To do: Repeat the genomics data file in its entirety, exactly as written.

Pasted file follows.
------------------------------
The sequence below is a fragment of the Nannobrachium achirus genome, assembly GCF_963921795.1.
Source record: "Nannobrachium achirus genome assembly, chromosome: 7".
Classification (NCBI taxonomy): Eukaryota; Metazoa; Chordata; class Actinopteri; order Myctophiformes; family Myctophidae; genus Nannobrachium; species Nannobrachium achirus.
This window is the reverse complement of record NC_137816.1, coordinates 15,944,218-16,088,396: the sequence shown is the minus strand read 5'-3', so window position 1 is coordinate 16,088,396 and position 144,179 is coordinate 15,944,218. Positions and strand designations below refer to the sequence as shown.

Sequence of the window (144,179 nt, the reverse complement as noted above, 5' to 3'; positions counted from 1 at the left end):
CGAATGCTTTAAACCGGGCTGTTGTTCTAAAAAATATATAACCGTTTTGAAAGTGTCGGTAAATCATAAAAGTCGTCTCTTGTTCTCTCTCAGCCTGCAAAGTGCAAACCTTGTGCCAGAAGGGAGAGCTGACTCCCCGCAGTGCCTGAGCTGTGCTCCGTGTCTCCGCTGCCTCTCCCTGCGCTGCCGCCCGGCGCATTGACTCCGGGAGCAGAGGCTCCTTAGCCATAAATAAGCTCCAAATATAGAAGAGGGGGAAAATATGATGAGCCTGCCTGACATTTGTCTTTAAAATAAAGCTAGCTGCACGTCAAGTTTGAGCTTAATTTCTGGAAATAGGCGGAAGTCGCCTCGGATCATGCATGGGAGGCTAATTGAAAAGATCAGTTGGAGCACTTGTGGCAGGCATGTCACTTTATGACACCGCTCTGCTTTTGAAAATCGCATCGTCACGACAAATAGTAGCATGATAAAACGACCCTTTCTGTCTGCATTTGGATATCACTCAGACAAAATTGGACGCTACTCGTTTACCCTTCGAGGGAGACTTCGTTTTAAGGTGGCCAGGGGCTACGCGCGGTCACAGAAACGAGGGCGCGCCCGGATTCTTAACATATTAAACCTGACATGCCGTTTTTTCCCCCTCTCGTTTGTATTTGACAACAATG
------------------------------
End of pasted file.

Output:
The sequence below is a fragment of the Nannobrachium achirus genome, assembly GCF_963921795.1.
Source record: "Nannobrachium achirus genome assembly, chromosome: 7".
Classification (NCBI taxonomy): Eukaryota; Metazoa; Chordata; class Actinopteri; order Myctophiformes; family Myctophidae; genus Nannobrachium; species Nannobrachium achirus.
This window is the reverse complement of record NC_137816.1, coordinates 15,944,218-16,088,396: the sequence shown is the minus strand read 5'-3', so window position 1 is coordinate 16,088,396 and position 144,179 is coordinate 15,944,218. Positions and strand designations below refer to the sequence as shown.

Sequence of the window (144,179 nt, the reverse complement as noted above, 5' to 3'; positions counted from 1 at the left end):
CGAATGCTTTAAACCGGGCTGTTGTTCTAAAAAATATATAACCGTTTTGAAAGTGTCGGTAAATCATAAAAGTCGTCTCTTGTTCTCTCTCAGCCTGCAAAGTGCAAACCTTGTGCCAGAAGGGAGAGCTGACTCCCCGCAGTGCCTGAGCTGTGCTCCGTGTCTCCGCTGCCTCTCCCTGCGCTGCCGCCCGGCGCATTGACTCCGGGAGCAGAGGCTCCTTAGCCATAAATAAGCTCCAAATATAGAAGAGGGGGAAAATATGATGAGCCTGCCTGACATTTGTCTTTAAAATAAAGCTAGCTGCACGTCAAGTTTGAGCTTAATTTCTGGAAATAGGCGGAAGTCGCCTCGGATCATGCATGGGAGGCTAATTGAAAAGATCAGTTGGAGCACTTGTGGCAGGCATGTCACTTTATGACACCGCTCTGCTTTTGAAAATCGCATCGTCACGACAAATAGTAGCATGATAAAACGACCCTTTCTGTCTGCATTTGGATATCACTCAGACAAAATTGGACGCTACTCGTTTACCCTTCGAGGGAGACTTCGTTTTAAGGTGGCCAGGGGCTACGCGCGGTCACAGAAACGAGGGCGCGCCCGGATTCTTAACATATTAAACCTGACATGCCGTTTTTTCCCCCTCTCGTTTGTATTTGACAACAATG